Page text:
Cape White-eye (Zosterops capensis)
Afrikaans: Kaapse Glasogie
French: Zostérops du Cap
Portuguese: Olho-branco do Cabo
Dutch: Kaapse brilvogel
A small very active yellowish bird with a white ring around the eye. Size 12cm - smaller than a sparrow. Afrikaans: Kaapse Glasogie
The bill of the White-eye is straight, short and slender. The bill is blackish with a blue-grey base to the lower mandible. The legs and feet are bluish-grey. The eye is brown and there is a solid, fairly prominent, white ring around the eye. The upperparts are greyish-green. The throat and undertail are yellow. The rest of the underparts vary in colour depending on region, from greenish yellow with green wash on the breast, to whitish with rufous-pink flanks.
A common and familiar bird which is present in a variety of habitats including gardens, parks, forest, woodland, riverine bush and exotic plantations.
It is usually seen in pairs or in small quick moving parties, which move through the foliage, calling all the time. They search trees and shrubs thoroughly, often from ground level to the canopy, searching for small insects.
The diet consists of small insects, spiders, nectar, fruit, and flower petals. They are quite regular visitors to bird tables, where they will take fruit, sugar or jam.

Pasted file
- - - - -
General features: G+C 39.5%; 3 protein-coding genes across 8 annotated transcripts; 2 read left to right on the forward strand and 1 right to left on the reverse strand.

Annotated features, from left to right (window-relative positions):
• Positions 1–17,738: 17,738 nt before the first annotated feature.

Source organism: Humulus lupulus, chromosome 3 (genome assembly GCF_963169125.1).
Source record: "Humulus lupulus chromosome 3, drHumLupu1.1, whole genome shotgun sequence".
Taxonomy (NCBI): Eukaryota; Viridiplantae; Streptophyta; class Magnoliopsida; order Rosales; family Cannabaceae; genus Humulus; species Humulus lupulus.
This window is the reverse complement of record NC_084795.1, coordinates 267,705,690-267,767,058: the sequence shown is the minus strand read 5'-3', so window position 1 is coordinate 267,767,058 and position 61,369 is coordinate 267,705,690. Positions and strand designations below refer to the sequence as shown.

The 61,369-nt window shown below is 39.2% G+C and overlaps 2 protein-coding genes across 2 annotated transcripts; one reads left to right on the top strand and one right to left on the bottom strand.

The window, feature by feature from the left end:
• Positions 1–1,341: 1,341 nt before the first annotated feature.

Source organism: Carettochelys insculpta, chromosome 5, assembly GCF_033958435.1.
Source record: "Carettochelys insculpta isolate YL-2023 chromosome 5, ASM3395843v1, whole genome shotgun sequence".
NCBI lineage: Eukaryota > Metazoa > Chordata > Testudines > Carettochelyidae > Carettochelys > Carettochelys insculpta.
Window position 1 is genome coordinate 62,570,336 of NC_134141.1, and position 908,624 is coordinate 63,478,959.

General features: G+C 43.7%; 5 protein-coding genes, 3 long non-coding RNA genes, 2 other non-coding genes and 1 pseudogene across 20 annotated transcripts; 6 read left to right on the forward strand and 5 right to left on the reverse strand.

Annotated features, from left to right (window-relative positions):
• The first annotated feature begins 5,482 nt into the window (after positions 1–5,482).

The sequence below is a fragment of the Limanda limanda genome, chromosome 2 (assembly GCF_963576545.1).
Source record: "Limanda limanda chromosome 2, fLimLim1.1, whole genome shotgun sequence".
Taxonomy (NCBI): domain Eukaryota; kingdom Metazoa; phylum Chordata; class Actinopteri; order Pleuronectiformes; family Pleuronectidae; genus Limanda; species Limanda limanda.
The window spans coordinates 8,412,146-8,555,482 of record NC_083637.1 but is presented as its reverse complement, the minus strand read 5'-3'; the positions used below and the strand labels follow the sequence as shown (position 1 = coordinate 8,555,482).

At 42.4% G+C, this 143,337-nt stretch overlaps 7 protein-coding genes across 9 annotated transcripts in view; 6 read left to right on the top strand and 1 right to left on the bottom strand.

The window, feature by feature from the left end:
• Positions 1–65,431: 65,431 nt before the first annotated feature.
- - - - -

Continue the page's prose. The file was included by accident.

They are very vocal, and constantly keep in touch with soft trilled pee, pree or pirreee callnotes. The song consists of repeated long jerky prhases of sweet reedy notes, varying in pitch, volume and temp, usually starting off with teee teee or pirrup pirrup notes, then becoming a fast rambled jumble of notes, which may incorporate mimicked phrases of other birdcalls.
Cape White-eyes nest mainly from October to December. The nest is a small thin-walled cup of fine grass, stems, roots, hair and strands of lichen, bound together with spider webs and lined with plant down of feathers. It is suspended by rim from thin horizontal fork of shrub, bush or tree.